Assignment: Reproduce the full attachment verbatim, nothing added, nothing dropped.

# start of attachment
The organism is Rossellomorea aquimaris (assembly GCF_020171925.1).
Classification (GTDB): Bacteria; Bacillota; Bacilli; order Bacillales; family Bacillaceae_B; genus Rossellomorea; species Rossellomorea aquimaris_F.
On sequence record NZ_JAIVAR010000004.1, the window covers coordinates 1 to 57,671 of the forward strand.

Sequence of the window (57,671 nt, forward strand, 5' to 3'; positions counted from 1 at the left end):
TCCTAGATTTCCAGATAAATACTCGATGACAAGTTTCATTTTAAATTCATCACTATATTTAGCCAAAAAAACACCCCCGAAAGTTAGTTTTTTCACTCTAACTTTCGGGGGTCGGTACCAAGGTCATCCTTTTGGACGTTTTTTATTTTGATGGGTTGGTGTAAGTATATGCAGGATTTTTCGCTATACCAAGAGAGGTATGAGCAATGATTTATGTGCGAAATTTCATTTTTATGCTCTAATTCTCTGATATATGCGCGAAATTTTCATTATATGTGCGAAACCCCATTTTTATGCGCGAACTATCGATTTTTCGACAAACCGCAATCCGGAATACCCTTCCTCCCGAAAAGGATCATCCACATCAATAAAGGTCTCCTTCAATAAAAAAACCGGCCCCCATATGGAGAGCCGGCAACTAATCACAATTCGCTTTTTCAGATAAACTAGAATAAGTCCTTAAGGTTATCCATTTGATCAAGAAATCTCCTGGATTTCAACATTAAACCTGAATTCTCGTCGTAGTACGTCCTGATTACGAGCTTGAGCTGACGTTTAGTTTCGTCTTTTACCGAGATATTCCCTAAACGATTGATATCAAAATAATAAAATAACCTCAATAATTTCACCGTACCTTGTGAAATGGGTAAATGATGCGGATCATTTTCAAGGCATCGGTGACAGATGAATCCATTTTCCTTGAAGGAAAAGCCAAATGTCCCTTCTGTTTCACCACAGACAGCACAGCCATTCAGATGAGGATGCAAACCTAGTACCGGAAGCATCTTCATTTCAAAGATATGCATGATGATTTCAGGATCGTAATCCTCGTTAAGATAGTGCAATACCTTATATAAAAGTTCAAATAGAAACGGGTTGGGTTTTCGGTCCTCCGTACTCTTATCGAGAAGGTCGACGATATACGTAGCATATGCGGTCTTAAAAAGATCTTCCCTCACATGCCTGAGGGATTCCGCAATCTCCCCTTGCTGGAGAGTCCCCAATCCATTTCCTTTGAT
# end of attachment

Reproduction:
The organism is Rossellomorea aquimaris (assembly GCF_020171925.1).
Classification (GTDB): Bacteria; Bacillota; Bacilli; order Bacillales; family Bacillaceae_B; genus Rossellomorea; species Rossellomorea aquimaris_F.
On sequence record NZ_JAIVAR010000004.1, the window covers coordinates 1 to 57,671 of the forward strand.

Sequence of the window (57,671 nt, forward strand, 5' to 3'; positions counted from 1 at the left end):
TCCTAGATTTCCAGATAAATACTCGATGACAAGTTTCATTTTAAATTCATCACTATATTTAGCCAAAAAAACACCCCCGAAAGTTAGTTTTTTCACTCTAACTTTCGGGGGTCGGTACCAAGGTCATCCTTTTGGACGTTTTTTATTTTGATGGGTTGGTGTAAGTATATGCAGGATTTTTCGCTATACCAAGAGAGGTATGAGCAATGATTTATGTGCGAAATTTCATTTTTATGCTCTAATTCTCTGATATATGCGCGAAATTTTCATTATATGTGCGAAACCCCATTTTTATGCGCGAACTATCGATTTTTCGACAAACCGCAATCCGGAATACCCTTCCTCCCGAAAAGGATCATCCACATCAATAAAGGTCTCCTTCAATAAAAAAACCGGCCCCCATATGGAGAGCCGGCAACTAATCACAATTCGCTTTTTCAGATAAACTAGAATAAGTCCTTAAGGTTATCCATTTGATCAAGAAATCTCCTGGATTTCAACATTAAACCTGAATTCTCGTCGTAGTACGTCCTGATTACGAGCTTGAGCTGACGTTTAGTTTCGTCTTTTACCGAGATATTCCCTAAACGATTGATATCAAAATAATAAAATAACCTCAATAATTTCACCGTACCTTGTGAAATGGGTAAATGATGCGGATCATTTTCAAGGCATCGGTGACAGATGAATCCATTTTCCTTGAAGGAAAAGCCAAATGTCCCTTCTGTTTCACCACAGACAGCACAGCCATTCAGATGAGGATGCAAACCTAGTACCGGAAGCATCTTCATTTCAAAGATATGCATGATGATTTCAGGATCGTAATCCTCGTTAAGATAGTGCAATACCTTATATAAAAGTTCAAATAGAAACGGGTTGGGTTTTCGGTCCTCCGTACTCTTATCGAGAAGGTCGACGATATACGTAGCATATGCGGTCTTAAAAAGATCTTCCCTCACATGCCTGAGGGATTCCGCAATCTCCCCTTGCTGGAGAGTCCCCAATCCATTTCCTTTGAT